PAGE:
Japan-EU Policy Makers Seminar
"The European financial crisis and the future of the European integration"
Tokyo, 5-6 March 2012

March 13, 2012


(photo)Japan-EU Policy Makers Seminar-1 (photo)Japan-EU Policy Makers Seminar-2

A one and a half day seminar, organised by the Ministry of Foreign Affairs of Japan, which brought together Japanese officials, representatives from EU institutions (European Commission, European External Action Service, General Secretariat of the Council), representatives from the academic world, diplomatic missions, and the press. In total, more than 200 people attended the seminar. The seminar focused on the impact of the financial crisis on the EU institutional set up and the measures put in place, in particular the recently adopted Treaty on Stability, Coordination and Governance in the Economic and Monetary Union (Fiscal Compact).

Opening Remarks

Parliamentary Vice-Minister for foreign Affairs, Dr. Hamada, and EU Ambassador, H.E. Schweisgut, opened the seminar. Both concurred on the need to focus on growth and economic recovery as well as on the long-term perspective. Noting its importance, Parliamentary Vice Minister Hamada recalled that both Prime Minister Noda and Minister of Foreign Affairs Mr.Gemba had both referred to the Economic Partnership Agreement in recent statements. Parliamentary Vice Minister Hamada also welcomed progress made by Japan and the EU in political areas, such as the assistance to Palestine and antipiracy cooperation.

Keynote Speeches

In their key note speeches, Mr. Cloos, Deputy Director General, General Secretariat of the EU Council, recalled the policy decisions made by the EU, including a strengthened regulatory system as well as a fiscal consolidation package. Mr. Saito, Deputy Director-General, Economic Affairs Bureau, Ministry of Foreign Affairs pointed at the debt crisis in the EU as the greatest risk factor to the world economy. In this light, he explained that the Japan-EU Economic Partnership Agreement would be important for both sides to realize their full economic potential. Finally, Dr. Thygesen, Professor emeritus of the University of Copenhagen , presented an academic analysis which justified the measures taken by the EU and conveyed an optimistic view on the economic gains resulting from the introduction of the euro.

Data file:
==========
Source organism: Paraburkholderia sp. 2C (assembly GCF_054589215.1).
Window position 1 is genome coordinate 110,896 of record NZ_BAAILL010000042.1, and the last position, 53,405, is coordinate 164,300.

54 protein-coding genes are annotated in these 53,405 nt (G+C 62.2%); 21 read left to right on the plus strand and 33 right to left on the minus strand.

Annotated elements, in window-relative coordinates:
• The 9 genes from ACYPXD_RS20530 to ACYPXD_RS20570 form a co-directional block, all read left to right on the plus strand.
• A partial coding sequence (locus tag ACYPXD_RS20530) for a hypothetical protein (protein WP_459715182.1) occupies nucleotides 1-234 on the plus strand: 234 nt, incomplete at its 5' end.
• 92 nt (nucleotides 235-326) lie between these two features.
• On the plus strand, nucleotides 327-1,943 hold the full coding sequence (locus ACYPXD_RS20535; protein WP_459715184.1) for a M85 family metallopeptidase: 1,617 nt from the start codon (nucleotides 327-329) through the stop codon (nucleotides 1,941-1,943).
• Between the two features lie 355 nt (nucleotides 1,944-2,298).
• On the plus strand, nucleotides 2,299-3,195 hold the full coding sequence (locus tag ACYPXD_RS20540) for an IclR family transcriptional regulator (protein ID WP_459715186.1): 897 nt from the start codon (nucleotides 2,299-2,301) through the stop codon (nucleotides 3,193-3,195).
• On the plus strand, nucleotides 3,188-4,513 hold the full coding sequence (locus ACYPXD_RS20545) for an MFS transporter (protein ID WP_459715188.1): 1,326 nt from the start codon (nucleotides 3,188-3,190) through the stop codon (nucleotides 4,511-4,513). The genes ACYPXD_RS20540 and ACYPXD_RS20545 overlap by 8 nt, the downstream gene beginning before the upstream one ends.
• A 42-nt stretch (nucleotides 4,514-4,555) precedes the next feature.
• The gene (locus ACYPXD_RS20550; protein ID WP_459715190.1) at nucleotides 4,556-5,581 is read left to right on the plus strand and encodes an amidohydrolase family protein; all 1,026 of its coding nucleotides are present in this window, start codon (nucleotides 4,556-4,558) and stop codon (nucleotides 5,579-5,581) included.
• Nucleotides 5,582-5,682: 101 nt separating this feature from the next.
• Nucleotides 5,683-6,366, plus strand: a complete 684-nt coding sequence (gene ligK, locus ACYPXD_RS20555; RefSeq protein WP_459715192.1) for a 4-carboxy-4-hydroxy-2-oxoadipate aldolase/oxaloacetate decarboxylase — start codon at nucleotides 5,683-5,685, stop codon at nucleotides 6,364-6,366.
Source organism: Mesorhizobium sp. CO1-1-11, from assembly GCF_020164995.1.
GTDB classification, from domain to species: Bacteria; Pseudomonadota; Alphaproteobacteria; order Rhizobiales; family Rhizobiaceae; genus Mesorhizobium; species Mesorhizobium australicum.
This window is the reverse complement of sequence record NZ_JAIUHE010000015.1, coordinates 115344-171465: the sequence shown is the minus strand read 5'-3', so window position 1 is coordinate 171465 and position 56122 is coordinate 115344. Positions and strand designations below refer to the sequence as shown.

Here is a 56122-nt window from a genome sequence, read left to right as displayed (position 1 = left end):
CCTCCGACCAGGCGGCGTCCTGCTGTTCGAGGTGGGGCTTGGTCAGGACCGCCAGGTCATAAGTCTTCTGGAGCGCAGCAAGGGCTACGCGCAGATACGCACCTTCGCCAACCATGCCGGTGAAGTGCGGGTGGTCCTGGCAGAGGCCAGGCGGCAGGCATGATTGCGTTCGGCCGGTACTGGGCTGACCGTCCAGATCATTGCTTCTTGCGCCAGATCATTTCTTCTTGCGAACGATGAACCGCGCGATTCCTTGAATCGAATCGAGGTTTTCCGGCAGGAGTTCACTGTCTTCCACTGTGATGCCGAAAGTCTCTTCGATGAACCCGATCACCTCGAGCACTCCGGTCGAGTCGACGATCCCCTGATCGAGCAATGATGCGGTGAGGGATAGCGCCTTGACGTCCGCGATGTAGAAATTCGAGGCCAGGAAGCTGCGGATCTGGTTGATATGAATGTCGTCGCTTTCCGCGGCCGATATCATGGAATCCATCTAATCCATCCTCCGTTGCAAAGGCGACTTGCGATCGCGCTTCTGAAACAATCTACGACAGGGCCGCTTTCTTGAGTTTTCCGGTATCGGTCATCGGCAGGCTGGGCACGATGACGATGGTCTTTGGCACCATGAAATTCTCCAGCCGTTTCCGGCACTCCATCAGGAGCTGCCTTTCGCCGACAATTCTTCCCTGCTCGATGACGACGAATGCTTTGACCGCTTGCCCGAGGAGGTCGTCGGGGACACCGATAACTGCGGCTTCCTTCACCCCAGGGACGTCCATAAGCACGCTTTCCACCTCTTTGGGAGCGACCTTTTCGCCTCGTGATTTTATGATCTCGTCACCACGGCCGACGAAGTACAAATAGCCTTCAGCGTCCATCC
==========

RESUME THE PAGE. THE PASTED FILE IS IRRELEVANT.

Panel Discussion 1 "Measures taken to the European Financial Crisis"

Dr. Thygessen referred to the vicious circle created by the sovereign debt crisis and the financial crisis, and presented the cases of Greece, Portugal and Ireland. Fiscal consolidation and fiscal reform were needed as well as a reform of the labour markets, in particular in Spain and Italy. Mr. Lannoo (CEO of the Centre for European Policy Studies), presented the EU as an existing multi-centric reality which has adapted to different circumstances in different ways. Given the number of policy areas within the EU a break-up of the euro would have an undesired domino-effect. Finally Mr. Hasegawa (Chief Market Economist – Mizuho Research Institute) presented a rather grim picture. His macroeconomic analysis concluded that the markets had lost confidence in Greece and elaborated on the problems of the euro as a single currency and the inability of the European Central Bank to finance the debt crisis.

Panel Discussion 2 "Future of the European Integration in the light of  the Financial Crisis"